yellow alpine buttercup
Vascular – Native
Herbs - Dicotyledons other than Composites
The National Vegetation Survey (NVS) Databank is a physical archive and electronic databank containing records of over 94,000 vegetation survey plots - including data from over 19,000 permanent plots. NVS maintains a standard set of species code abbreviations that correspond to standard scientific plant names from the Ngä Tipu o Aotearoa - New Zealand Plants database.
2n = 48
Current conservation status
The threat classification status of all known New Zealand vascular plant taxa at the rank of species and below were reassessed in 2017 using the New Zealand Threat Classification System (NZTCS) – more information about this can be found on the NZTCS website This report includes a statistical summary and brief notes on changes since 2012 and replaces all previous NZTCS lists for vascular plants. Authors: By Peter J. de Lange, Jeremy R. Rolfe, John W. Barkla, Shannel P. Courtney, Paul D. Champion, Leon R. Perrie, Sarah M. Beadel, Kerry A. Ford, Ilse Breitwieser, Ines Schönberger, Rowan Hindmarsh-Walls, Peter B. Heenan and Kate Ladley. Please note, threat classifications are often suggested by authors when publications fall between NZTCS assessment periods – a suggested threat classification status has not been assessed by the NZTCS panel.
2017 | At Risk – Recovering | Qualifiers: CD, RR
Previous conservation statuses
2012 | At Risk – Recovering | Qualifiers: CD, RR
2009 | At Risk – Recovering | Qualifiers: CD, RR
2004 | Range Restricted
Endemic. South Island from Mt Rolleston and Mt Hunt (Arthurs Pass National Park) south to Mt Sefton near the Hermitage (Mt Cook National Park).
High alpine (1400-2030 m a.s.l.). On shaded to sunny, permanently damp, rock ledges, cliff faces, boulder chokes and falls usually in the immediate vicinity of permanent icefields and glaciers.
Stout, glabrous, perennial, rosette forming herb bearing flowering stems up to 0.6 m tall. Rhizomes stout, white, 10-15 mm diam., shortly branched. Rosette leaves glabrous, fleshy and coriaceous, on thick fleshy petioles 50-150 x 5-15 mm, bases widely sheathing; lamina 60-150 x 40-100 mm, pale green, broadly oblong, apex rounded, base rounded to cuneate, margin coarsely crenate, veins shallowly reticulate. Scape stout, 0.2-0.6 m tall, naked below, bearing from the middle up 2-4 large, sessile or shortly stalked oblong or rounded bracts from the axils of which arise several simple or branched flowering peduncles, each bearing 1-2 secondary bracts subtending the pedicels. Flowers 5-15 per scape, 30-50 mm diam., bright golden yellow; sepals 5, broadly oblong, glabrous; petals 5-6, cuneate obovate, emarginate, gland basally, large, naked, often split 2-3 times into parallel lobes; receptacle oblong. Achenes numerous, pilose with long silky hairs or glabrescent; body ovate, turgid,(2.2-)2.5-3.0 mm long, surface dull, light orange-yellow, orange-brown or grey nut brown; beak (4.0-)5.0-5.5 mm long, usually straight, rarely hooked or curved.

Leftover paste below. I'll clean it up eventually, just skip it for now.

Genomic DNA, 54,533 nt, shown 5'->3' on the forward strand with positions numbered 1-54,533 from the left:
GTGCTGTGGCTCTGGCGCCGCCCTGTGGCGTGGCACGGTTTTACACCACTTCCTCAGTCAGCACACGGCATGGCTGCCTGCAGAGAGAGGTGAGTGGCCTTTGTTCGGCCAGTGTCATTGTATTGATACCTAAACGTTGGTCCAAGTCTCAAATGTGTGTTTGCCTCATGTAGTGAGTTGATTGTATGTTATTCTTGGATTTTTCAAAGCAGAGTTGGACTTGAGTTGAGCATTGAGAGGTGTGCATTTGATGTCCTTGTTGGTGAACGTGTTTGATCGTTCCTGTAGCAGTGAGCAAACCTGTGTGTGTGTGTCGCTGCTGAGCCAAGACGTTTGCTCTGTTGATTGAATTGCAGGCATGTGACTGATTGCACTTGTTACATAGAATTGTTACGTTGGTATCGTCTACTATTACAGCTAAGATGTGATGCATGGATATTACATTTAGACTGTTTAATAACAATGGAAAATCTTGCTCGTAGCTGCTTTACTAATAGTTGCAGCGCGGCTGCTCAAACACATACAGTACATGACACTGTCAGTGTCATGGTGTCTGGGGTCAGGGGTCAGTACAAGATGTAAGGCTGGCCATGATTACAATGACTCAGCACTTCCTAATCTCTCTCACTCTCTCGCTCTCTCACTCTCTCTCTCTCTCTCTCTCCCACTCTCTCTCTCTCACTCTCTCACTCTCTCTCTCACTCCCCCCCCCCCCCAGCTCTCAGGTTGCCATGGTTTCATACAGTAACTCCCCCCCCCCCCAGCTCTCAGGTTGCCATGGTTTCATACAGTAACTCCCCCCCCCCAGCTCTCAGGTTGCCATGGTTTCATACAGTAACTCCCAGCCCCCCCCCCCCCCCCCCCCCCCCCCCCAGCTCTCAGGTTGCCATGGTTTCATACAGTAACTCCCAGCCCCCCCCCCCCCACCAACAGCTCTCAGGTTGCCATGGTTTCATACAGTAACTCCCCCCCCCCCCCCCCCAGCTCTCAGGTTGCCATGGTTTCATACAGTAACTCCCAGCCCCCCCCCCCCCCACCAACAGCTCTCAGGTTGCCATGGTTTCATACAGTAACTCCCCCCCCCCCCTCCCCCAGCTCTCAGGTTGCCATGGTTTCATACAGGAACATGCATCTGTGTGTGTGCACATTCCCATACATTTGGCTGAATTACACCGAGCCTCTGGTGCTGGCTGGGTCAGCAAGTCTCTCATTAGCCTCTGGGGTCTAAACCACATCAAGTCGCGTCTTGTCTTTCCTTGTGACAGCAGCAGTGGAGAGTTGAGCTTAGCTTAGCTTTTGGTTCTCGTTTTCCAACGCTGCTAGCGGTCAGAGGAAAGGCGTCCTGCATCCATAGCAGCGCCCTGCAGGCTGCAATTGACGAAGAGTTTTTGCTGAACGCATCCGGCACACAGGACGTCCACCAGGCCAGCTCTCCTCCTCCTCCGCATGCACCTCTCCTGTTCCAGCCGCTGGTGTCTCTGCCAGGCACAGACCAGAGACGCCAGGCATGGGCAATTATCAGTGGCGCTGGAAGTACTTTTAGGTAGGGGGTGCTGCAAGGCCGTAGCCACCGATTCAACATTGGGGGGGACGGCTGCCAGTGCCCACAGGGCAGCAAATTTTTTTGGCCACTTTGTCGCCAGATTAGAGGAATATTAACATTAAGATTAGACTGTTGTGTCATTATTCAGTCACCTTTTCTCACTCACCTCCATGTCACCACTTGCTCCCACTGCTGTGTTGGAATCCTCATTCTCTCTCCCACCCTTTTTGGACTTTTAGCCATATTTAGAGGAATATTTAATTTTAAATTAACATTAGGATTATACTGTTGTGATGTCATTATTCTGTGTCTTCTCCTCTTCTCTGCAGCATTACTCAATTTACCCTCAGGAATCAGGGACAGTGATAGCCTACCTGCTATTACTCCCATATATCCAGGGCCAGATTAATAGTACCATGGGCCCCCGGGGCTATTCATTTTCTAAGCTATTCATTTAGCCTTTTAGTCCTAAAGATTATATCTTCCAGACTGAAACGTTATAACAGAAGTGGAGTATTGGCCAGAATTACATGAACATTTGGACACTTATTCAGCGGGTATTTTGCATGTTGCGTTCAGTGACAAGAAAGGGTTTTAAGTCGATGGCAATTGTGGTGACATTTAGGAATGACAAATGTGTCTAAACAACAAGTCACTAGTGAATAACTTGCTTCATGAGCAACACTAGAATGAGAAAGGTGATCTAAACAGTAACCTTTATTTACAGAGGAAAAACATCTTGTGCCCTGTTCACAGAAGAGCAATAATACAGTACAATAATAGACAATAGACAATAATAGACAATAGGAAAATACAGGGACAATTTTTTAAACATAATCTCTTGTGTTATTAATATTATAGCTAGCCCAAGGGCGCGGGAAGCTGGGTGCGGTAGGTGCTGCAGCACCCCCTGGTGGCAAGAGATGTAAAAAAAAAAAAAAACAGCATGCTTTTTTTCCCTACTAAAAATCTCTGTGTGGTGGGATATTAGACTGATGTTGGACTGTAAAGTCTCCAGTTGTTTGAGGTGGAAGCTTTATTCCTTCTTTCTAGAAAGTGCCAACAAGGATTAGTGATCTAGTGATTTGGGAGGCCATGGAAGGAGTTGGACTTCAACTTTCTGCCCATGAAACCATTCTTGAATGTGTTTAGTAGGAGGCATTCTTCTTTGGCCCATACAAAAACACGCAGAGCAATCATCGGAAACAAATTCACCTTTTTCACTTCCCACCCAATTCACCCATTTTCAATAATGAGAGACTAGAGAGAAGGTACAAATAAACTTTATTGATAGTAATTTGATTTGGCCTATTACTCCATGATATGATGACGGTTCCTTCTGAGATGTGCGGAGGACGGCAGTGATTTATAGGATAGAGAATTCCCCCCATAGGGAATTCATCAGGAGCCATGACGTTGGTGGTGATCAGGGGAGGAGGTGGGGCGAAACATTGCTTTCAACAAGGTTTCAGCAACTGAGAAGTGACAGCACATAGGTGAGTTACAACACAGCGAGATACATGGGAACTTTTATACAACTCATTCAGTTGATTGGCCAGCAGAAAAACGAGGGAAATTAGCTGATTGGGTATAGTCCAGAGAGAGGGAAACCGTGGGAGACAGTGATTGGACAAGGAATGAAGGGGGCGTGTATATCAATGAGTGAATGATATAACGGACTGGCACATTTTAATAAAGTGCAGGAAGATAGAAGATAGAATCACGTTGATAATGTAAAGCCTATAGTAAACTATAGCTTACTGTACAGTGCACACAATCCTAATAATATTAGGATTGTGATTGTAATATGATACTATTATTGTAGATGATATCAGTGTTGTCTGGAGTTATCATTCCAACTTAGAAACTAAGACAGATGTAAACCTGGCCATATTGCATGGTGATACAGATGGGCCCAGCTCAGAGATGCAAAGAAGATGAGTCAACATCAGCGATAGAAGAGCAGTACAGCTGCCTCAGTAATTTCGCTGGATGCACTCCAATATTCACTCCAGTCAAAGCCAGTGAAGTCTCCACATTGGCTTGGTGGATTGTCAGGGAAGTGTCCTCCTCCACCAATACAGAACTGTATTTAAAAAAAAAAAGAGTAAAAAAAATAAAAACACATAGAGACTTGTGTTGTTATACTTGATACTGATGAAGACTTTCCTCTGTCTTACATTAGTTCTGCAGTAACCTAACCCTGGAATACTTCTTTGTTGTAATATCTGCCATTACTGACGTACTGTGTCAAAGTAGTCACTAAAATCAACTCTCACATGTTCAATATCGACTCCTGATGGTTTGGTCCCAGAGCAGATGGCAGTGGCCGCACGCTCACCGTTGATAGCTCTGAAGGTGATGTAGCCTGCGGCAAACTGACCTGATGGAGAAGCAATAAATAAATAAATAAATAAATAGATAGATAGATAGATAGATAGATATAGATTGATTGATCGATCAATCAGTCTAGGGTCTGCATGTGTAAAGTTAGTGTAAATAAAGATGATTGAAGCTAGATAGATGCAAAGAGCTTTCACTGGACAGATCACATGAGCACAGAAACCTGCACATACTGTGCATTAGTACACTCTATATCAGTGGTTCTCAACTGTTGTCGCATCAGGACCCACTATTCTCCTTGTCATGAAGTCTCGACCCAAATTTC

Close to R. insignis Hook.f. from which it differs by its completely glabrous leaves (those of R. insignis either have a dense covering of spreading hairs or the sparse hairs confined to the leaf margin), flattened (up to 20 mm wide) rather than terete (< 5 mm wide) petiole, and achene beaks which are 2-3X, rather than 0.4-1.5X the length of the body
December - February
February - May
Difficult. Should not be removed from the wild
An high altitude endemic, naturally uncommon because of its habitat preferences. However, it is directly threatened by thar and chamois which browse this species wherever they can reach it. Provided thar and chamois numbers are kept down this species thrives (hence the qualifier CD - conservation dependent). For this reason its presence and condition provides an excellent bioindicator of the relative density of thar and chamois.
ranunculus: From the Latin ‘rana’ frog, meaning little frog and probably refers to the plants typical marshy habit where frogs abound
Where To Buy
Not commercially available.
Fact Sheet prepared by P.J. de Lange (12 February 2007). Description based on Fisher (1965).
References and further reading
Fisher, F.J.F. 1965: The alpine Ranunculi of New Zealand. Bulletin, New Zealand Department of Scientific and Industrial Research 165: 1-192.
NZPCN Fact Sheet citation
Please cite as: de Lange, P.J. (Year at time of access): Ranunculus godleyanus Fact Sheet (content continuously updated). New Zealand Plant Conservation Network. https://www.nzpcn.org.nz/flora/species/ranunculus-godleyanus/ (Date website was queried)